Jun 12
prev sibling next sibling parent reply Anton Fediushin <fediushin.anton yandex.ru> writes:
On Sunday, 10 June 2018 at 20:10:31 UTC, Steven Schveighoffer 
wrote:
 iopipe version 0.1.0 has been released.

 iopipe is a high-performance pipe processing system that makes 
 it easy to string together pipelines to process data with as 
 little buffer copying as possible.
I saw iopipe a while back, but never looked at it closely. Now I did and... it implements its own kind of pattern and not ranges? I guess it is done for the sake of performance, but how easy it is to use iopipe with standard range-based methods from std.algorithm for example? As long as it's easy to use with the rest of the phobos - I'd like to see it in the standard library.
 This version ONLY builds on 2.080.1 or later (the bug fix that 
 I submitted at dconf has been merged in that version, and so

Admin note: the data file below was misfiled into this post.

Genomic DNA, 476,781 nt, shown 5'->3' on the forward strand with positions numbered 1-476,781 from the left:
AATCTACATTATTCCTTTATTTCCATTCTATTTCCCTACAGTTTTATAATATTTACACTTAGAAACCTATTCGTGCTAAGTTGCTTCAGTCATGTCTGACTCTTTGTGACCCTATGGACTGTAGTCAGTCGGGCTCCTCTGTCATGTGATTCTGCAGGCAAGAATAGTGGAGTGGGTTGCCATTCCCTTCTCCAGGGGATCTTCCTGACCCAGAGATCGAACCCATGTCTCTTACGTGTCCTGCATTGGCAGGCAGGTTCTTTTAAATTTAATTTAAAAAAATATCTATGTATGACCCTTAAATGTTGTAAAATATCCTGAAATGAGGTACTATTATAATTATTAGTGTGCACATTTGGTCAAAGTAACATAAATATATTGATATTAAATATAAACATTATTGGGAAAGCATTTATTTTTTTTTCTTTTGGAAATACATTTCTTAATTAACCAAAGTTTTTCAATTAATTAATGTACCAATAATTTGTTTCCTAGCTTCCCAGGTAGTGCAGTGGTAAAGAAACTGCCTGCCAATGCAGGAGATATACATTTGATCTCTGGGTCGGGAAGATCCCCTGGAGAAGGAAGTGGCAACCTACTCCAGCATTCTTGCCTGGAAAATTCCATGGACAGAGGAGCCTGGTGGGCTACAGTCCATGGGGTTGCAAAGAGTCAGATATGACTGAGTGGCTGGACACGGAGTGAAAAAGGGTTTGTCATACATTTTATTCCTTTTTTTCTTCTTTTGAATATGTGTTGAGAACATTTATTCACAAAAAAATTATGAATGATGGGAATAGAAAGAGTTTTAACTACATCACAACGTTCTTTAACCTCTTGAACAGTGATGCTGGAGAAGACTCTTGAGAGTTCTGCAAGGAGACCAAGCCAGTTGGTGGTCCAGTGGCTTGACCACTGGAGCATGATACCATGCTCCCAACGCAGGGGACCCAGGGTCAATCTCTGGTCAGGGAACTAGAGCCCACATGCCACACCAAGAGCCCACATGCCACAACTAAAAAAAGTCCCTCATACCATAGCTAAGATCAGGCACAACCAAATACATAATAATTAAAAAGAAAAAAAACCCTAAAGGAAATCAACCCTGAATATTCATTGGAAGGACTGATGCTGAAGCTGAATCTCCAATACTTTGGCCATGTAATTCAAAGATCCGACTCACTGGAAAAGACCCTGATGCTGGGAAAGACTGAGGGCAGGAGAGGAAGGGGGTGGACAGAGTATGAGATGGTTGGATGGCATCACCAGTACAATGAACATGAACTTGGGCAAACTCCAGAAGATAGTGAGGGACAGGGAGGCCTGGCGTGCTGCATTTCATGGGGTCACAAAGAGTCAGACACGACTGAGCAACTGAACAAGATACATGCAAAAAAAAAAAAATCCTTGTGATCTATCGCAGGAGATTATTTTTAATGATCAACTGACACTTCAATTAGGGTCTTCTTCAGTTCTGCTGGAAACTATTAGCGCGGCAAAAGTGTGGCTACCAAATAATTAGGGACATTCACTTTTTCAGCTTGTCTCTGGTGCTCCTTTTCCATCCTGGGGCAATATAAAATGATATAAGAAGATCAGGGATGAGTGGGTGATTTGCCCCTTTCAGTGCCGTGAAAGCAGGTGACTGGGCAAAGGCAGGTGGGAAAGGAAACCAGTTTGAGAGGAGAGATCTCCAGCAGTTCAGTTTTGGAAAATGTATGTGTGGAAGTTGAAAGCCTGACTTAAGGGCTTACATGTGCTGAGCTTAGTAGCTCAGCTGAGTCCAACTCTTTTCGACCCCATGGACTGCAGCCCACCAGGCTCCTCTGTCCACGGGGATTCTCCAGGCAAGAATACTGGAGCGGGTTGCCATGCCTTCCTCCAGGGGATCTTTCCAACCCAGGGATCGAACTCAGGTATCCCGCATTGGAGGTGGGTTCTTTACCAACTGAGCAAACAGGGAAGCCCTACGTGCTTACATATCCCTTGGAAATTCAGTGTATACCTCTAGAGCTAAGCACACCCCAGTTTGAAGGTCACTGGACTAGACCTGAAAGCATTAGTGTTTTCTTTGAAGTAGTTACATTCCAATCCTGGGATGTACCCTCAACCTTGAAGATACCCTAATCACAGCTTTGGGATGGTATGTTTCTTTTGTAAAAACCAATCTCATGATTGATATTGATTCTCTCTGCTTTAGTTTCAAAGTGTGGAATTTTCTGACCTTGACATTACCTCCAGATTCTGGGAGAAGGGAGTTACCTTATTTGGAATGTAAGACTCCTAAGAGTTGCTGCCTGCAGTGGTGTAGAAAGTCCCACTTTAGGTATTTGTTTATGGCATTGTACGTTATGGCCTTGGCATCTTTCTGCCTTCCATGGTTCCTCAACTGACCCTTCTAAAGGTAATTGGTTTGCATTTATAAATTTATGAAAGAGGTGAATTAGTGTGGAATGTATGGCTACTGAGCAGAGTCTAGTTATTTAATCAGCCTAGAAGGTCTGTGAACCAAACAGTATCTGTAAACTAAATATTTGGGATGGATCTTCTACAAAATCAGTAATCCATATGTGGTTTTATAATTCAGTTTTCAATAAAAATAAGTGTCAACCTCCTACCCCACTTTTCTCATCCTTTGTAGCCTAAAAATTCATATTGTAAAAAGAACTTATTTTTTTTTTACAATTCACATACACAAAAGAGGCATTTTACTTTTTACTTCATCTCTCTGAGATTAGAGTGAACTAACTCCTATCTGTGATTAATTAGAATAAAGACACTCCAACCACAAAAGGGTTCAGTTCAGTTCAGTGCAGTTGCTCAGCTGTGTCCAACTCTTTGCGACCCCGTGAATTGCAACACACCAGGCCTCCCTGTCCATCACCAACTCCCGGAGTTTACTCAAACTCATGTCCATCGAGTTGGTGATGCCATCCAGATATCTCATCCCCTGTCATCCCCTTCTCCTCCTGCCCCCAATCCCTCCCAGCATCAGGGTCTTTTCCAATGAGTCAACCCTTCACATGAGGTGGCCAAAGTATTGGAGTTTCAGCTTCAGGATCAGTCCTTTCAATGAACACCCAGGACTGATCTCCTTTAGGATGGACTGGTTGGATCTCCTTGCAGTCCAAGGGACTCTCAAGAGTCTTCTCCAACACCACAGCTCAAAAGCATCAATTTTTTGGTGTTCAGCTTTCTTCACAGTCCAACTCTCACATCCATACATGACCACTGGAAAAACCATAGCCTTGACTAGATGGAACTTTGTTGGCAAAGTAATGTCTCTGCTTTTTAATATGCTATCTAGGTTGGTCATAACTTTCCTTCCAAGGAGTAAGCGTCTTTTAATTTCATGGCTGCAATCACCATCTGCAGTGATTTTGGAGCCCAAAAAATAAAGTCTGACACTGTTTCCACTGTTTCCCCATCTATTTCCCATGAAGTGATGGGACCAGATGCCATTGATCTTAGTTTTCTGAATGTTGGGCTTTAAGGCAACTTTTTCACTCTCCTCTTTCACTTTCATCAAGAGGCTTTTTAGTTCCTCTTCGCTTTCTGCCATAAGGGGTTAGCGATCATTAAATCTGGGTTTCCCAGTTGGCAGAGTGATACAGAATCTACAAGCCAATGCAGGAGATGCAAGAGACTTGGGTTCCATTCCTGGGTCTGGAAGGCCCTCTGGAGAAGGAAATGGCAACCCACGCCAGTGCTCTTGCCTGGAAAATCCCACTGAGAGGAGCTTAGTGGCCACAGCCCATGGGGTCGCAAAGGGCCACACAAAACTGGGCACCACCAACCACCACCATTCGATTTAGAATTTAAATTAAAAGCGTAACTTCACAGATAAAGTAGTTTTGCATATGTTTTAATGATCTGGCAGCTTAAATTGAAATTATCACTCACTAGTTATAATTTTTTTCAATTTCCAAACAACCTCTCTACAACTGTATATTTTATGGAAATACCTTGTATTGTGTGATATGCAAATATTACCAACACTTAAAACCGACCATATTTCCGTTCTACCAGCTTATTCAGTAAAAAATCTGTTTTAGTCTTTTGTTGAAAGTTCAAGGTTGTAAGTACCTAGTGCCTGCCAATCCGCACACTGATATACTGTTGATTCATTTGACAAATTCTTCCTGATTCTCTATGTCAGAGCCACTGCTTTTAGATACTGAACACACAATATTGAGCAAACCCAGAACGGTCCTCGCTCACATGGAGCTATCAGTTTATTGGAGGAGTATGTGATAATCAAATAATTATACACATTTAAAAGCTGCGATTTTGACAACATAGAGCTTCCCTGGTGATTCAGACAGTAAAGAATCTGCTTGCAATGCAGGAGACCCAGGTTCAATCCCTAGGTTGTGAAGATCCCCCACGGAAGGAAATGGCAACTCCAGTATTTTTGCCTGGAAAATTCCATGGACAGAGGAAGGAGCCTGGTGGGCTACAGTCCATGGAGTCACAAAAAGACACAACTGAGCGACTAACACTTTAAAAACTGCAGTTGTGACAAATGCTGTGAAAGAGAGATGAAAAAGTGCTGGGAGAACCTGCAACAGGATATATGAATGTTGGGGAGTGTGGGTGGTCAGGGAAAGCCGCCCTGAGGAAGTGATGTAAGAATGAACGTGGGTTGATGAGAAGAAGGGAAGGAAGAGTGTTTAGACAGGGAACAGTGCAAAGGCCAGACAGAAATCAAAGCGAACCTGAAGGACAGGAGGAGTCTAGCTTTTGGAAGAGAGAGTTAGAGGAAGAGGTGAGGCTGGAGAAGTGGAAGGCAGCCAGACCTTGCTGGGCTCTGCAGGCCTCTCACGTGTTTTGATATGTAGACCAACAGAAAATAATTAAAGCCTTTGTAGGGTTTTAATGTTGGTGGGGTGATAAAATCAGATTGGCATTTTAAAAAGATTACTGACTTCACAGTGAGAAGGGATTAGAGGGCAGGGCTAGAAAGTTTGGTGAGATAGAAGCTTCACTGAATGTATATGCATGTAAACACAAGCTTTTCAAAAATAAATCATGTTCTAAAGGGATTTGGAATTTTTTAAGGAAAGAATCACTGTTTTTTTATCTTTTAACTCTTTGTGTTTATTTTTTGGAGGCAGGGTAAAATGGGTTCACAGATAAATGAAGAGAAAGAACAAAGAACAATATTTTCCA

iopipe will now build against Martin Nowak's io library). In 
 fact, iopipe development was kind of stalled due to this bug, 
 so I'm super-happy to see it fixed and released!
These are great news, keep it up!
Jun 12
parent reply Steven Schveighoffer <schveiguy yahoo.com> writes:
On 6/12/18 3:08 AM, Anton Fediushin wrote:
 On Sunday, 10 June 2018 at 20:10:31 UTC, Steven Schveighoffer wrote:
 iopipe version 0.1.0 has been released.

 iopipe is a high-performance pipe processing system that makes it easy 
 to string together pipelines to process data with as little buffer 
 copying as possible.
I saw iopipe a while back, but never looked at it closely. Now I did and... it implements its own kind of pattern and not ranges?
Correct, although it's very similar to ranges.
 I guess it 
 is done for the sake of performance, but how easy it is to use iopipe 
 with standard range-based methods from std.algorithm for example?